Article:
Is it really news in Louisiana when those who benefit from big government and/or with lengthy service in it support a tax-and-spend governor?

A recent article in the Baton Rouge Advocate listed a few nominal Republicans said to back Democrat Gov. John Bel Edwards (I write a column on Sundays for that outlet). It included someone who has worked in high-ranking capacities for governors of both parties; a former Gov. Bobby Jindal cabinet appointee who now shills for an engineering firm with extensive state contracts; a nonprofit head who received tens of millions of taxpayer dollars for the building that houses his organization and has hustled throughout its history for government assistance; a former elected official whose tenure in that position spawned approbation for ethical lapses; and some businessmen whose livelihoods are shaped considerably by government policies and spending decisions (and a few of them have received plum appointments by Edwards to government panels).

That these people have a history of working for election of Republicans or giving generously to Republican candidates have pledged support for Edwards in his reelection efforts might at first glance seem surprising. Then again, most also historically supported Democrats at times, as their crony capitalism makes them swoon for anybody think can deliver the goods.

3.12.18

Lessons for LA even in flawed climate study

It may have a GIGO quality, but some thoughts relevant for Louisiana policy-making come forth from the fourth National Climate Assessment.

Quadrennially,federal government agencies collaborate to produce this document, with preparation of this one launched under the former Pres. Barack Obama Administration with its penchant for politicizing science. The first part, mainly methodological, came out last year.

Unfortunately, that effort suffered from faulty assumptions and selective use of data, with its authors enthralled in the faith of catastrophic anthropogenic global warming. With this previous part containing little useful information, this left the more policy-based conclusions of the current part of suspect validity and relevance.

29.11.18

LA policy-makers must extend smoking ban

The good news is the smoking ban in East Baton Rouge Parish, including Baton Rouge, is producing the intended effect. The bad news is some renegade metropolitan areas in Louisiana still discriminate against individuals with pulmonary limitations – but state policy-makers can do something about it.

About a year-and-a-half after the ban, mirroring state law except it included casinos and bars, went into effect, air quality in a sample of those businesses showed indoor air pollution dropped 98 percent. The group that sponsored the testing hailed these results as victory for people employed in those establishments in their avoiding second-hand smoke.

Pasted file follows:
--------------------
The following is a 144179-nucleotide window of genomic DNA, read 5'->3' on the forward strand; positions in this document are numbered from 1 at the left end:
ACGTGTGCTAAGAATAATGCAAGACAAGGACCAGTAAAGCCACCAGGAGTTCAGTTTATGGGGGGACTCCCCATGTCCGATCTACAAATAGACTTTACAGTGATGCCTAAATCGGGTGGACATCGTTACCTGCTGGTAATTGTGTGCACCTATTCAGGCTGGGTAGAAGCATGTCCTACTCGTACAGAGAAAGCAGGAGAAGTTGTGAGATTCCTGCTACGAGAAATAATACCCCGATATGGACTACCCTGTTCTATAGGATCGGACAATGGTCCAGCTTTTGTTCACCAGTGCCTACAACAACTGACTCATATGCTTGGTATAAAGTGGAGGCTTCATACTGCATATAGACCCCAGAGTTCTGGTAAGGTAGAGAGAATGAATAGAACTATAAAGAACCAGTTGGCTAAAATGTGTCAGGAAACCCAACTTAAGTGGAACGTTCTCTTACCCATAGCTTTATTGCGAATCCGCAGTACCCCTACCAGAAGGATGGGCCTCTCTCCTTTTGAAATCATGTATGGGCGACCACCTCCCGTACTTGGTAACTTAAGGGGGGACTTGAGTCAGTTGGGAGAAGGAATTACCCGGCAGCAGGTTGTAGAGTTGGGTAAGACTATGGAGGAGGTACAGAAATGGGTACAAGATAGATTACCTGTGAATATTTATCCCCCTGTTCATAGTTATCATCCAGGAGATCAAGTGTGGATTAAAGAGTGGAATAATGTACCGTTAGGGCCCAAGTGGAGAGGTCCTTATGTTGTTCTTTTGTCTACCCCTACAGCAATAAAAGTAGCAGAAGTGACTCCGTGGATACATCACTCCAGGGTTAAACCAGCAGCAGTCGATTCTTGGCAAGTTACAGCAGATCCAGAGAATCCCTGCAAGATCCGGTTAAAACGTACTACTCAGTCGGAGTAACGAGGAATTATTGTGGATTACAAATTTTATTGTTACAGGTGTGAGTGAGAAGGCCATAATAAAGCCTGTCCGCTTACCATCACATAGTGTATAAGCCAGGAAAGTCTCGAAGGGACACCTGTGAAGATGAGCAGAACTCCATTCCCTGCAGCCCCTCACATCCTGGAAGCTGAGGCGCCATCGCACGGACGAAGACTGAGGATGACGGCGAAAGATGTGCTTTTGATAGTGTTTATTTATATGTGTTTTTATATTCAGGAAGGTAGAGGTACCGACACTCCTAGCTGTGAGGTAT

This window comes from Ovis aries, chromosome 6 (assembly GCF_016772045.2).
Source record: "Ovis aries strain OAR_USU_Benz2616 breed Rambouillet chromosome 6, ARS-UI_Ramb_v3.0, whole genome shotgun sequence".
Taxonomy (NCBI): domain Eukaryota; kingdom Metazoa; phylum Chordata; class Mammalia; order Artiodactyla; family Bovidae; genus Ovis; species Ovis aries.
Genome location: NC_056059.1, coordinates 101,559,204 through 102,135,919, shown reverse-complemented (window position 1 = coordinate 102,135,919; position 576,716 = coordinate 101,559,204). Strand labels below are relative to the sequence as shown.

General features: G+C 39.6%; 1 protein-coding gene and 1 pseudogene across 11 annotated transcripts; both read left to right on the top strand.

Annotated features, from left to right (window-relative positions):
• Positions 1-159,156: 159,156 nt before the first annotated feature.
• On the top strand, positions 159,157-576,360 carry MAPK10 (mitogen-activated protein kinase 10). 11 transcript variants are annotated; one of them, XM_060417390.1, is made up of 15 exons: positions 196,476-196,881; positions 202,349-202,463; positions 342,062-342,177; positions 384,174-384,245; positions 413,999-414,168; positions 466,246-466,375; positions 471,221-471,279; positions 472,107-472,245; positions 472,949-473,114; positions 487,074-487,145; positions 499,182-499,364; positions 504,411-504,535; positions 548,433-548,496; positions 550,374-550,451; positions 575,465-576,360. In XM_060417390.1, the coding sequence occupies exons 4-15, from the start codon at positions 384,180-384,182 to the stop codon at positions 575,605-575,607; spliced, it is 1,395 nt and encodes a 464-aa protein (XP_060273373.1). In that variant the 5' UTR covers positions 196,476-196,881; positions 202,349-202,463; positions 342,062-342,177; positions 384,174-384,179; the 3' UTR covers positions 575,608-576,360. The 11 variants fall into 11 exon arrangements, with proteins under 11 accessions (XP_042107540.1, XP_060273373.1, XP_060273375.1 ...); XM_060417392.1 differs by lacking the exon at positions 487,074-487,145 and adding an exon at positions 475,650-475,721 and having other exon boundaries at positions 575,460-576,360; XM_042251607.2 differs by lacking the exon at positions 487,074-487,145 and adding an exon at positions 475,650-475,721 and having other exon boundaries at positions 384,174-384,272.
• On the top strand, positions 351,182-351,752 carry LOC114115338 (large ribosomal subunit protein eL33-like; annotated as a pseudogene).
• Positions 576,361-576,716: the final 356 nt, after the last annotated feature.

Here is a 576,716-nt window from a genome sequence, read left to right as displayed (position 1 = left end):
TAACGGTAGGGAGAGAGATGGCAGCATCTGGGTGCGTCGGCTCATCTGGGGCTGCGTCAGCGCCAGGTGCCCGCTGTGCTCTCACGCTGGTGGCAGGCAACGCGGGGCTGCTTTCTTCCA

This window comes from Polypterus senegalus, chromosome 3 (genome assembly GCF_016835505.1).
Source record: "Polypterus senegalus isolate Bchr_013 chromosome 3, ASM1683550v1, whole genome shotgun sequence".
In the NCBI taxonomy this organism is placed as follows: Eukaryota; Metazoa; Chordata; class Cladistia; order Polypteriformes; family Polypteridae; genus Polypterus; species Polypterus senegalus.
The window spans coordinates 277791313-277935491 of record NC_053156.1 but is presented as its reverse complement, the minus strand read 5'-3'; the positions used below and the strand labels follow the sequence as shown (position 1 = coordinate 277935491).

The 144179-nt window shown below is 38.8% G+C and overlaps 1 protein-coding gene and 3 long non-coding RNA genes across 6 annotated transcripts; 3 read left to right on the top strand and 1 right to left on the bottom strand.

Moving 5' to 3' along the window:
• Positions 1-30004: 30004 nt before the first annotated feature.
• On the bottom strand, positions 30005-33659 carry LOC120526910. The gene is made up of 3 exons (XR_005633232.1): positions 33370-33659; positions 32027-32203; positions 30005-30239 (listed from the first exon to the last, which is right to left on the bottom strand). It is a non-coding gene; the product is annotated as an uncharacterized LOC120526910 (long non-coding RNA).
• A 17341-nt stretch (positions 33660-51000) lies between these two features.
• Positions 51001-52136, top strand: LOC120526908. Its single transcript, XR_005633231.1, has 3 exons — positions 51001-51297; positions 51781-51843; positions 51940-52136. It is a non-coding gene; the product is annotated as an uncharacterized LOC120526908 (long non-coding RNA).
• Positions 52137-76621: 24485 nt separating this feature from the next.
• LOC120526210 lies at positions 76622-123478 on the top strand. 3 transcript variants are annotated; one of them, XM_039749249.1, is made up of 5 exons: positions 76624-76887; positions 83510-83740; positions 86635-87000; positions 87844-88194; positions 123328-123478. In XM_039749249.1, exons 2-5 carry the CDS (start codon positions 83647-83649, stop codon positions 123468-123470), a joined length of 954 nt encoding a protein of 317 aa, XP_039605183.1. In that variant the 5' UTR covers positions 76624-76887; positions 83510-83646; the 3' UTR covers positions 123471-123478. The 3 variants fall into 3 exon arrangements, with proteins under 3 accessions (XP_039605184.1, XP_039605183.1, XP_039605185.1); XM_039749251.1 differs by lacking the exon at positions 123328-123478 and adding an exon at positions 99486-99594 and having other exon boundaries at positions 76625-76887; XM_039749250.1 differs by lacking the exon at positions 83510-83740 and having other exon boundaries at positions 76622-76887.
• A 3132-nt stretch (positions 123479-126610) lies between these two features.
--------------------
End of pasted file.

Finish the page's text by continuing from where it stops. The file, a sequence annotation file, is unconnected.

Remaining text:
But the real winners are the growing segment of adult Americans who suffer from some kind of respiratory ailment. About three in ten have one of emphysema, asthma, hay fever, sinusitis, or chronic bronchitis. A much smaller proportion have much more serious conditions that require consistent medical intervention to allow them to breathe.

28.11.18

Edwards politicizes by calling others political

Politics were on display when Louisiana’s Revenue Estimating Conference met last week ironically with the agent politicizing the process accused another member of doing just that.

Democrat Gov. John Bel Edwards and his panel designee Commissioner of Administration Jay Dardenne didn’t like that the REC – which also has as members the Speaker of the House or his designee, the Senate President or his designee, and an independent economist – refused to bump up the official revenue forecast by $40 million. Both an economist from the Division of Administration and from the Legislature recommended that emendation to the forecast.

The REC sets the revenue baseline for the governor’s executive budget for next fiscal year, released a month into a calendar year, as well as affects whether government may spend more or have to cut in the current fiscal year. An extra $40 million added to the existing forecast helps Edwards politically in three ways: by making it appear the state enjoyed increased prosperity under him, by hiking the baseline thereby giving him more to distribute to favored constituencies next year, and – in an atypical budget arrangement in effect only this year – allows spending contingency funds for specific purposes that total (perhaps not coincidentally) $43.3 million.